Scene in a Menagerie.
A letter from Turin states that a scene of great excitement was witnessed on Feb. 7, at the menagerie in the Piazzi d’ Armi, M. Bidel, a tamer of wild beasts, had been accustomed to collect lions, lionesses, bears and hyenas in the same den with a lamb and to make them carress [sic] the latter without doing it any injury. On this occasion he had thrust the head of the little animal into the mouth of the lion, when suddenly the king of beasts was seen to close its jaws, from which blood at once flowed in abundance. The spectators were in consternation and uttered loud cries, supposing that the exhibitor himself would be devoured the next moment. Bidel, however, struck the beast a smart blow on the head with his closed hand and the dead body of the lamb fell from its mouth. The lion roared, but at the order of the tamer went sullenly to lie down at a corner of the cage. At that moment a lioness rushed on the exhibitor, but fortunately only tore the sleeve of his shirt. Bidel then retreated to another corner and ordered, by a gesture, his terrible pupil to withdraw into another compartment. They all obeyed, and the man then profited by that moment to make his escape from the cage.
Terrible Fate of a Lion Tamer.
The Bolton correspondent of the London Daily Echo telegraphs, under date of January 3d:
“Last night Marsarti, the lion tamer at Mangers’ Menagerie, now exhibiting in this town, was torn to pieces by the lions with whom he was performing. He struck one of the lions on the nose, slipped on to his feet and armless side, and one of the lions immediately seized him by the scalp and tore it almost off. The other lions then sprang upon him and tore off the flesh completely from the lower part of his back and thighes [sic], and inflicted serious injuries upon his chest, breaking only his right and only arm. The excitement in the show was so intense that the slide dividing the cage could not be got in. One of the lions then dragged their victim from the separate compartment back to the infuriated group, who again set upon him. The partitions were at last got up. The mangled body of the lion tamer was then recovered and taken to the infirmary, where he died in ten minutes.”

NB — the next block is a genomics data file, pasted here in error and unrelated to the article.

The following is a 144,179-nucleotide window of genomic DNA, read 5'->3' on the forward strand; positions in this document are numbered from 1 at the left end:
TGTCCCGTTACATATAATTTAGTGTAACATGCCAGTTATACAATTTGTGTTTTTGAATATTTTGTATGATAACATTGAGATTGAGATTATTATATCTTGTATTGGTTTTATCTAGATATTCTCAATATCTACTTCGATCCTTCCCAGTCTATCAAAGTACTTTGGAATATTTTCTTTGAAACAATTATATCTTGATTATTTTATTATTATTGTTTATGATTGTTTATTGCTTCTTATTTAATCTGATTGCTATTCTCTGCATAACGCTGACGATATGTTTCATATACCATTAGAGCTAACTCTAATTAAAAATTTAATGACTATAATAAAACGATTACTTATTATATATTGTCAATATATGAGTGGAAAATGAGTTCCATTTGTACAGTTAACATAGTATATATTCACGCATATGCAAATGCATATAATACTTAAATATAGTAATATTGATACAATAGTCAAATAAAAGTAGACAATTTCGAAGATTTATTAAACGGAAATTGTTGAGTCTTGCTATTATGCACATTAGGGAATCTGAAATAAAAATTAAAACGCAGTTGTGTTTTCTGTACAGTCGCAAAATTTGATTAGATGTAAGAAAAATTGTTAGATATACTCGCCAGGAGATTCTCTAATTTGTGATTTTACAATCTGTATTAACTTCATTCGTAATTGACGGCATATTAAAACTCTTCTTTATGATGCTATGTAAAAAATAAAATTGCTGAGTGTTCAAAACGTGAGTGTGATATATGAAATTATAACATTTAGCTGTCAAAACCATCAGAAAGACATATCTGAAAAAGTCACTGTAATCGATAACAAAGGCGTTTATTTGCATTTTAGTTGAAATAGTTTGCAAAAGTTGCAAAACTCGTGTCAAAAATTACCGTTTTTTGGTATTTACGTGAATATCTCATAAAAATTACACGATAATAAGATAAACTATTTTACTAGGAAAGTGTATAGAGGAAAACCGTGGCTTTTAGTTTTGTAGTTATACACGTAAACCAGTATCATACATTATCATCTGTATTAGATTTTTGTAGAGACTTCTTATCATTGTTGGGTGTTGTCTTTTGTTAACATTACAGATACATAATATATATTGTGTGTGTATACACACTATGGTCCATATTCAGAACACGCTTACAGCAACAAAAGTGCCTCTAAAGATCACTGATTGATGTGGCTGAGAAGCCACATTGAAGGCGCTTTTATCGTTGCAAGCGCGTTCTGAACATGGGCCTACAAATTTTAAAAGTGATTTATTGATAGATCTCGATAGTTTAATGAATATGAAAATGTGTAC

BOWERY AMPHITHEATRE, 37 BOWERY
(Late Zoological institute.)
MARK AND REMARK!
All who visit the Boxes can, from the opening of the doors, enter the spacious and brilliantly illuminated
Where, amidst ONE HUNDRED BEASTS AND BIRDS, of great beauty and rarity, may be seen the proud and towering GIRAFFE — the untameable BLACK TIGER — the nest of Serpents — Lions, Leopards, Panthers, Monarch Tigers, Elephants, Rhinoceros, and a “wilderness of Monkies,” [sic] and all without any extra charge!
OBSERVE — The doors will be opened at 6 o’clock, and the Public admitted to the Menagerie immediately — thus allowing an hour and a half to view the splendid Giraffe, &c. as the performance begin at half past 7.
THIS EVENING, March 9, the entertainments will commence with a Grand
Of performers of the first celebrity.
The unsurpassable SWISS BROTHERS.
H Needham’s Comic Equestrian Tale of JACK THE GIANT KILLER.
With a great variety of other entertainments.
To conclude with the greatest Trampoline in the World, embracing daring and wonderful leaps, by John Shindle, over Men, Horses, elevated objects, and
TWO REAL ELEPHANTS.
Doors open at half past 6, performances commence at half past 7 o’clock.
Boxes 50 cents — Pit 25 cents.
Newspaper Capers aims to change the world by offering readers exciting historical literature in real time detail. For those who are frustrated with being bombarded with information from all sides, Newspaper Capers strives to inspire moments of introspection and deep thinking. The result is a carefully curated collection of time appropriate newspaper and periodical articles on various topics that allow the reader to shift from overload mode to a desire for more authentic details, by favoring articles rich in both detail and prose. For all those who care about history, ideas and the love of learning, Newspaper Capers provides incredibly valuable material to the cultural landscape. It reminds of us of where we’ve come from, where we are, and where we may be going.
“What one is reminded of in combing the pages, of course, is the degree to which our problems were the problems of our forefathers, too. That’s a lively lesson to keep in mind in our self-absorbed age.” — Baton Rouge Advocate
To get more great vintage articles straight from your inbox, simply email email@example.com with the subject line SUBSCRIBE.
For more excellent Newspaper Capers adventures, please visit amazon.com.